US Defies WTO ‘Straitjacket’ In New Report

Chinese trade, image by Lenny Ghoul

The United States won’t be a victim of decisions limiting its use of trade restrictions, it proclaimed in the annual Trade Policy Agenda report on Friday.

The report begins by lamenting that the administration “inherited” a trade system with “many problems” arising from the numerous “outdated and imbalanced” trade agreements to which the United States is a party. Singled out in the report are NAFTA, the US-Korea Free Trade Agreement (KORUS), and the WTO.

As Reuters notes, the US Trade Representative insists that the United States “remains committed” to its obligations under the World Trade Organization and would continue to use the Geneva-based intergovernmental body to settle trade disputes.

Nevertheless, the USTR emphasizes the administration’s displeasure with the organization, which was initiated by President Ronald Reagan in 1986 and entered into effect in 1995. The office’s annual report boasts that President Trump’s administration has “stood up to efforts by some at the WTO to infringe on national sovereignty,” citing an “activist approach” by the WTO’s Appellate Body, the world’s top trade court, to “repeatedly” seek to create new obligations not covered in original agreements.

The report also criticizes the WTO for being ill-equipped to handle “the fundamental challenge posed by a non-market economy like China,” who joined the WTO in 2001. The report claims that China has no reason to respect WTO settlement agreements, even as the country “continues to embrace a state-led, mercantilist approach to the economy and trade that is fundamentally incompatible with the open, market-based approach expressly envisioned and followed by other WTO Members.” It concludes that the United States must have the “policy space” to address trade disputes on its own, including via the use of tariffs, and declares that

The United States remains an independent nation, and our trade policy will be made here – not in Geneva.  We will not allow the WTO Appellate Body and dispute settlement system to force the United States into a straitjacket of obligations to which we never agreed.

[Author’s note: As Robert E. Litan at Brookings and Daniel Griswold at Cato explain, the WTO has no authority to change the trade laws a country might enact; it can only allow other countries proportionate retaliation.]

This statement by the USTR echoes claims that the President has made in the past that “we lose the lawsuits, almost all of the lawsuits … within the WTO,” because “we have fewer judges than other countries.”

Fact checkers, however, dispute this version of events:

Since the WTO began regulating international trade in 1995, the country bringing a complaint to the WTO has won about 90 percent of the time. That’s among the adjudicated cases — most cases are settled between the countries before that.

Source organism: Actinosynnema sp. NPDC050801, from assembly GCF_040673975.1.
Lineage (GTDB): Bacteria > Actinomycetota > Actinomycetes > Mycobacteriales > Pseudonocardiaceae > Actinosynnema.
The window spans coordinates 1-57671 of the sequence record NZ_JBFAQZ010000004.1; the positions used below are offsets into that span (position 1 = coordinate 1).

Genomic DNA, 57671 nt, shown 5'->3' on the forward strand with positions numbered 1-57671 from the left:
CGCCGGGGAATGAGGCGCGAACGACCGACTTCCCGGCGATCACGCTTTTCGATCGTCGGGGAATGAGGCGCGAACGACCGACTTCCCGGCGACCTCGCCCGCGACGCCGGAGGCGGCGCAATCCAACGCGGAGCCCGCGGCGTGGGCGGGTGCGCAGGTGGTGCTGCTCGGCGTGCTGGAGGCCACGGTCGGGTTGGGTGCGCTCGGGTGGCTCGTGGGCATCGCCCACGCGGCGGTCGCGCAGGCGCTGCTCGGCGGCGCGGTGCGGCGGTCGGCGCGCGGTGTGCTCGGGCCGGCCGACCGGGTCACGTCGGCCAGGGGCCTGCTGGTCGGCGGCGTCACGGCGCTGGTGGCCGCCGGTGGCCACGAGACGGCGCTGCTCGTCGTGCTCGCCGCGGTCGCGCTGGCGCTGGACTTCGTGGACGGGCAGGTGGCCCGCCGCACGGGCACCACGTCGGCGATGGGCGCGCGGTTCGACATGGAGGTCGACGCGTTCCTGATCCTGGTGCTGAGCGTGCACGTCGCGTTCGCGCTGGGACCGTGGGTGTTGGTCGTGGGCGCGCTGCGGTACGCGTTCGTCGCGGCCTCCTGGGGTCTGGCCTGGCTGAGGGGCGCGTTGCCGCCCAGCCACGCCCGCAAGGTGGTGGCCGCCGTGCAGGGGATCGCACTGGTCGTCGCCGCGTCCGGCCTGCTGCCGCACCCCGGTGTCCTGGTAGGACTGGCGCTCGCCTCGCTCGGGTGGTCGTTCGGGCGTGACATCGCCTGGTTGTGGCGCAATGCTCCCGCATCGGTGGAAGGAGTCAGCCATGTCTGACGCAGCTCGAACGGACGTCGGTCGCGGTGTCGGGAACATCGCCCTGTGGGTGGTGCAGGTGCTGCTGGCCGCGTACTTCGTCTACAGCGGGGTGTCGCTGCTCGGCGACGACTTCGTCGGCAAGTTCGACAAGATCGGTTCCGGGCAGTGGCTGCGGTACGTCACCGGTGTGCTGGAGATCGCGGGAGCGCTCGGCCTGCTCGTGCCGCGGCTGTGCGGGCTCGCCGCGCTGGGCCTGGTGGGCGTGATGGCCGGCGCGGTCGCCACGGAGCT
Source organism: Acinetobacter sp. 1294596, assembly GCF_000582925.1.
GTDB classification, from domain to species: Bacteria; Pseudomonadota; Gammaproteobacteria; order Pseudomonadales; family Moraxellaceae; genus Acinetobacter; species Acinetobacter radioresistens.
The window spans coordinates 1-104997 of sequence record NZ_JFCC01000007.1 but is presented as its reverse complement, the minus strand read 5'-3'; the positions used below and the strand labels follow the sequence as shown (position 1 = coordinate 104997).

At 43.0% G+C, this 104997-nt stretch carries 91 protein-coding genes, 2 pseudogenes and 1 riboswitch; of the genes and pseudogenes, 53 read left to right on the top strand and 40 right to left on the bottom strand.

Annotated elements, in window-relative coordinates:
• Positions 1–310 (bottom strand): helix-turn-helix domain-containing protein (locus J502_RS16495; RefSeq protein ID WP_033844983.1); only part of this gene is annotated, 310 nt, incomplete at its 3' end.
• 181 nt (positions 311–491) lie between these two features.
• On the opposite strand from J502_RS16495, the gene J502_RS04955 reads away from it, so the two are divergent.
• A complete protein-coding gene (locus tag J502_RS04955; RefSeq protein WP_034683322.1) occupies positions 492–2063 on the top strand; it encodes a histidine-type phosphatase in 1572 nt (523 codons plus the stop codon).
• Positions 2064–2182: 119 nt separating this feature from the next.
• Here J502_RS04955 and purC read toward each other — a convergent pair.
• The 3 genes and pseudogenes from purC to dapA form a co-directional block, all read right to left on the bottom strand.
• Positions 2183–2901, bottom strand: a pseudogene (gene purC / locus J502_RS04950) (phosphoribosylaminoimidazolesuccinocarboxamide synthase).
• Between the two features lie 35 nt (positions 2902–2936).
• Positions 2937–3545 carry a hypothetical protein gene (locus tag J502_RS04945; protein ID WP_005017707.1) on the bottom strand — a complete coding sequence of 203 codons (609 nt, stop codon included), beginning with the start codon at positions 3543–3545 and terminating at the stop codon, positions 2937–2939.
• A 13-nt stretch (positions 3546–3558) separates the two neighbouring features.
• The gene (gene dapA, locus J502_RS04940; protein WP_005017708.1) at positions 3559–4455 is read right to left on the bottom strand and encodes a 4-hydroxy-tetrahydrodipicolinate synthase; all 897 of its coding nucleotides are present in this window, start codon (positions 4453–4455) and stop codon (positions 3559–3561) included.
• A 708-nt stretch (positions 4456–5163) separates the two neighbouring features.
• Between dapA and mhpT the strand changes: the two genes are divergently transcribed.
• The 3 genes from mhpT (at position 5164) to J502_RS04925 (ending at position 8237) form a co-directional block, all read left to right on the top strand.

Simon Lester, a trade policy analyst for the libertarian Cato Institute, explained that the reason for the high success rate by complaining countries is that “governments don’t bring WTO complaints unless they are pretty sure they will win.”

That has proven true for cases brought by and against the U.S.

In March, Dan Ikenson, director of Cato’s Herbert A. Stiefel Center for Trade Policy Studies, reviewed WTO trade disputes involving the U.S. from 1995 to March of this year. He found that the U.S. prevailed in 91 percent of cases that it brought against other countries.


President Trump has long railed against the WTO, frequently bashing it alongside NAFTA at his rallies. As he unveiled plans for tariffs on aluminum and steel imports at the White House in March 2018, he asserted that “The WTO has been a disaster for this country. It has been great for China and terrible for the United States.” And in August, he told Bloomberg that the WTO was “the single worst trade deal ever made” and that the United States would withdraw from the organization “if they don’t shape up.”

In fact, the WTO just ruled in favor of the United States on Thursday in its action against China, determining that the latter’s artificial deflation of rice and wheat prices violated its agreed-upon obligations.

To secure the reforms that the report outlines in further detail, President Trump’s administration has followed a policy of blocking the reappointment of judges to the Appellate Body, a process requiring consensus among member nations. The settlement of dispute cases requires a minimum of 3 judges. Of the usual 7 judges, this minimum number is all that remains, and 2 of these terms expire in December. This would render the chief purpose of the WTO inoperable.

Shortly before the White House’s panning of current free trade agreements was released, the President announced he has asked China to abolish its retaliatory tariffs on US agricultural products, since negotiations were “moving along nicely.”

We at The News Blender will keep readers abreast of how that works out.

About the opinions in this article…

Any opinions expressed in this article are the opinions of the author and do not necessarily reflect the opinions of this website or of the other authors/contributors who write for it.

About TheStig 50 Articles
Likes going in circles but never getting anywhere. So basically politics.